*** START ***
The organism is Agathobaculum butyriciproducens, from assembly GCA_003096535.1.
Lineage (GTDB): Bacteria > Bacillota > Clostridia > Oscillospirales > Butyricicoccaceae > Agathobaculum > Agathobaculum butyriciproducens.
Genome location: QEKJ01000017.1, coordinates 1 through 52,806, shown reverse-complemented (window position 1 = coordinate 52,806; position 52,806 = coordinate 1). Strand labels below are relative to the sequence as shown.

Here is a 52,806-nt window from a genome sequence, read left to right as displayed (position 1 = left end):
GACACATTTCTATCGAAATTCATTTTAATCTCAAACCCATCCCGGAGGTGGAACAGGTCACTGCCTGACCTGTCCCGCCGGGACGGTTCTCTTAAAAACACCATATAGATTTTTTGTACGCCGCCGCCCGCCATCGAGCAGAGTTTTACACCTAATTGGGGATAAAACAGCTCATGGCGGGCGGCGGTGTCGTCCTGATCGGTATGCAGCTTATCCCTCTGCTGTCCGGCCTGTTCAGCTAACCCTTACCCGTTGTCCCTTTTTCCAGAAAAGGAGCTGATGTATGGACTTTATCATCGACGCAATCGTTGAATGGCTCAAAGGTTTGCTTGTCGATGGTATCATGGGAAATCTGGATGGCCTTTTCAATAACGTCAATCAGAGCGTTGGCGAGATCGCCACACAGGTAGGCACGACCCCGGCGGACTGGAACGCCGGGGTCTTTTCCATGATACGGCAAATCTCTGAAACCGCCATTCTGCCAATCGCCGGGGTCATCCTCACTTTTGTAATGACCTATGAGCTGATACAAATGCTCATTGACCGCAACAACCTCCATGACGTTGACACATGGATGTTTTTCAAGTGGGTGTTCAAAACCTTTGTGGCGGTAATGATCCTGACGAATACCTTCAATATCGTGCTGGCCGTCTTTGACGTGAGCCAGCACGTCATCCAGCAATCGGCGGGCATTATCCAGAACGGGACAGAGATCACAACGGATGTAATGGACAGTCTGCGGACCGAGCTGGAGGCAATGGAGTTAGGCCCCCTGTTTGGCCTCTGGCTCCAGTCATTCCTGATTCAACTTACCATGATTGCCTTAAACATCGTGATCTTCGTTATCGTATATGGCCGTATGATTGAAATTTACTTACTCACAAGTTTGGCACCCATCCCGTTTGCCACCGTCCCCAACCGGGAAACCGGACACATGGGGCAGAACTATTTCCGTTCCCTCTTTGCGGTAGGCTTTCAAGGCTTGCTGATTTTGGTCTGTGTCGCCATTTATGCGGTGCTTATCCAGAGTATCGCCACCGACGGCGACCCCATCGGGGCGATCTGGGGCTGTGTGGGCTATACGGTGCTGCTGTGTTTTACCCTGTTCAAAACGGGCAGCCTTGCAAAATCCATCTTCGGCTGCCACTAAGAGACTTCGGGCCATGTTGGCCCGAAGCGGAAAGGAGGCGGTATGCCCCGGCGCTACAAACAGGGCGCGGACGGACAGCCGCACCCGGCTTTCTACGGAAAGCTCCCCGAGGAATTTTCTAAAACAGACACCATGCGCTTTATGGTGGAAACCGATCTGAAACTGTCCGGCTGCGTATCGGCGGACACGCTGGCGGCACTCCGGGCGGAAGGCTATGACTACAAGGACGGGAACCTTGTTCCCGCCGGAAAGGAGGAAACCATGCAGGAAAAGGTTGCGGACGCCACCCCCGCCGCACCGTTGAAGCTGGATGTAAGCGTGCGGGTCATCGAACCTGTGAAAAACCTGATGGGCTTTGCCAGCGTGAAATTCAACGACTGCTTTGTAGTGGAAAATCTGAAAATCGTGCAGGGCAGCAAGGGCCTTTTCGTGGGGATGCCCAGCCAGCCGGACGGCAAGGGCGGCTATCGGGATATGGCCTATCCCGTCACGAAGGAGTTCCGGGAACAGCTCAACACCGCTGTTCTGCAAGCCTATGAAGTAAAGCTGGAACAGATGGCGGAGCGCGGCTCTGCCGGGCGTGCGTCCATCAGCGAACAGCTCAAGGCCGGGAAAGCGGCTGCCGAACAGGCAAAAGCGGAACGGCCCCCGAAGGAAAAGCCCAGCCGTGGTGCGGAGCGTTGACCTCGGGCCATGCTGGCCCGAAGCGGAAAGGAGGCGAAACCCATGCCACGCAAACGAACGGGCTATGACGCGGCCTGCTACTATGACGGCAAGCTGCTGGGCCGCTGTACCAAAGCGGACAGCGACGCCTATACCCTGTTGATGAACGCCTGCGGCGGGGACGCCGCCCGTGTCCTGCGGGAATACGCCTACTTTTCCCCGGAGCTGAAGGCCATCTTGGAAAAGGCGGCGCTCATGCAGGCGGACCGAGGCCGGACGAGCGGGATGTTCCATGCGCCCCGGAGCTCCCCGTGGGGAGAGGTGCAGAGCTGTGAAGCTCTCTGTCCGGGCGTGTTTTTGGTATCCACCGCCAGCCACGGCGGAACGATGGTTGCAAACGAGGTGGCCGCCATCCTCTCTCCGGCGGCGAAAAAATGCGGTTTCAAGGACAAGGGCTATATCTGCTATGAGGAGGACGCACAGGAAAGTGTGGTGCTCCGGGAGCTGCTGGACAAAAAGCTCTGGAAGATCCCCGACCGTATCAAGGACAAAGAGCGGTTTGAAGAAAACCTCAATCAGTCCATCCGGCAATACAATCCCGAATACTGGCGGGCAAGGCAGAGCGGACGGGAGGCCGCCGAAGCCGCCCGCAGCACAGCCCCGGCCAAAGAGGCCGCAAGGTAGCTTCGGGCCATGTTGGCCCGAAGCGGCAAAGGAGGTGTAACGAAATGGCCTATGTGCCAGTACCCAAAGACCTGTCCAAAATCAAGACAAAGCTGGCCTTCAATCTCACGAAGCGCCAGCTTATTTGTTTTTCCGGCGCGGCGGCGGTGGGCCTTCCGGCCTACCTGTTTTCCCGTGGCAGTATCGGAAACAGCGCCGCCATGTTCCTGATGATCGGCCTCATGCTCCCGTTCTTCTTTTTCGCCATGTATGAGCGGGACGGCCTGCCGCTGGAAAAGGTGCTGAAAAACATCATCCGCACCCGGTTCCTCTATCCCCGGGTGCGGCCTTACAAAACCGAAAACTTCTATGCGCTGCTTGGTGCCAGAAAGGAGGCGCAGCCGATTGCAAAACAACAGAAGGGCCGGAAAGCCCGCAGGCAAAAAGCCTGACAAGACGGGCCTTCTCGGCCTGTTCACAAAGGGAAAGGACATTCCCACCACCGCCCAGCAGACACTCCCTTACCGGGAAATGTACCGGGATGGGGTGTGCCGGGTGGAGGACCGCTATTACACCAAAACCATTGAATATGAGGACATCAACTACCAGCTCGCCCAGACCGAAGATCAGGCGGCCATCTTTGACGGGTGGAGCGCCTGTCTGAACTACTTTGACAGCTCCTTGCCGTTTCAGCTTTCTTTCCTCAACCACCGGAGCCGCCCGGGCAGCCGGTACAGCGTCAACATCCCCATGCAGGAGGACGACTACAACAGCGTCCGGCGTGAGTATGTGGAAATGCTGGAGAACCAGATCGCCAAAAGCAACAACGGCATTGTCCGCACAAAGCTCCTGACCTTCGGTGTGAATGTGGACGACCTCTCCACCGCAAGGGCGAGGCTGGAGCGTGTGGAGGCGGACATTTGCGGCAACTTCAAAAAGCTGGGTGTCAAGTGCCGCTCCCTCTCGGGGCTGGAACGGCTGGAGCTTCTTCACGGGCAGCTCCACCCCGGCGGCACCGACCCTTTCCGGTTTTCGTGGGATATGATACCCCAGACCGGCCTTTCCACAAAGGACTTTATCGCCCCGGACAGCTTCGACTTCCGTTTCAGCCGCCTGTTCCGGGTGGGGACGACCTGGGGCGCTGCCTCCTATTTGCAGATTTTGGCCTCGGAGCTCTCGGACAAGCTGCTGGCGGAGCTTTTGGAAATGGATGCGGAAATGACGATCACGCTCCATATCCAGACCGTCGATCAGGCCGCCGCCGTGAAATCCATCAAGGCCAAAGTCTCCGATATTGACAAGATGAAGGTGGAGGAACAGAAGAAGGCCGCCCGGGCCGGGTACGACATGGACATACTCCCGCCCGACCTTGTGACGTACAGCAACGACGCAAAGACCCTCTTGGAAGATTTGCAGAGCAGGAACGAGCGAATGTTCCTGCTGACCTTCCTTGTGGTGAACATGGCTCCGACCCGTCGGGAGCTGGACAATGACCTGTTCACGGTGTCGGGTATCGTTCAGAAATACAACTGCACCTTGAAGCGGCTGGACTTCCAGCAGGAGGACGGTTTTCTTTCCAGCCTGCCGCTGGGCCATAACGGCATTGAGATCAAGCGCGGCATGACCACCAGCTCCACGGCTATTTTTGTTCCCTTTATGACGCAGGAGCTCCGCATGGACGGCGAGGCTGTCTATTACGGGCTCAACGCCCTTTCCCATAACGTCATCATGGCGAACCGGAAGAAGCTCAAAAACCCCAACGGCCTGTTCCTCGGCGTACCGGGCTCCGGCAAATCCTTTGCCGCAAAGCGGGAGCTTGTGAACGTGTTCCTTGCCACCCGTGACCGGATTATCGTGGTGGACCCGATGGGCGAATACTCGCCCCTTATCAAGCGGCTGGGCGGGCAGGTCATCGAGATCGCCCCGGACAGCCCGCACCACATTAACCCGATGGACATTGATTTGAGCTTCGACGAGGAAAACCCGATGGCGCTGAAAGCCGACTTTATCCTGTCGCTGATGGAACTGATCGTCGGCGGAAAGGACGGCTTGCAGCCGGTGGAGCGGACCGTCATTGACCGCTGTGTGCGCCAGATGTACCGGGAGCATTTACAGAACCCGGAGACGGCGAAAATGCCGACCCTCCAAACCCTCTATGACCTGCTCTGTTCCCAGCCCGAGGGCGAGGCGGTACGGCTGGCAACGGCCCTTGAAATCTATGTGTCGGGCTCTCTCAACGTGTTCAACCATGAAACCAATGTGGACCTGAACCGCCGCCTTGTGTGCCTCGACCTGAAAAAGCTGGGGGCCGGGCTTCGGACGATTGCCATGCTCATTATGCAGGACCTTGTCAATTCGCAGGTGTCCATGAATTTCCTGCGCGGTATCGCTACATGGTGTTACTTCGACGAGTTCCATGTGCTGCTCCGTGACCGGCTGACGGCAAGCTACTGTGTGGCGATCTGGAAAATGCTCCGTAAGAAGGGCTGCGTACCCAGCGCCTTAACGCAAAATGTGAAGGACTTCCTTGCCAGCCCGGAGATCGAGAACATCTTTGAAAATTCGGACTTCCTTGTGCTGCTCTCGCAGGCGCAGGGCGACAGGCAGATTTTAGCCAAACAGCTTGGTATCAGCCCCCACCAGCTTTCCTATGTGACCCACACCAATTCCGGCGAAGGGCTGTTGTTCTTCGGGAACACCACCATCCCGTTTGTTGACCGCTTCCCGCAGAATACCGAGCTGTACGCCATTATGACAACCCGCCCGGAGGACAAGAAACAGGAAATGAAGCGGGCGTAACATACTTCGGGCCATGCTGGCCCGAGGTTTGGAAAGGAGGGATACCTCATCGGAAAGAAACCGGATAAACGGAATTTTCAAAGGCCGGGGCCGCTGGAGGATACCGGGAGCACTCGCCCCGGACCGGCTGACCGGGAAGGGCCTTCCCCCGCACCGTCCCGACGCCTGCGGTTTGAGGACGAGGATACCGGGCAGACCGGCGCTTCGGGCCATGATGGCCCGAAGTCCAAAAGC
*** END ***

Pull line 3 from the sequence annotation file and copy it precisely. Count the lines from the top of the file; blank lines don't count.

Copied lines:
Genome location: QEKJ01000017.1, coordinates 1 through 52,806, shown reverse-complemented (window position 1 = coordinate 52,806; position 52,806 = coordinate 1). Strand labels below are relative to the sequence as shown.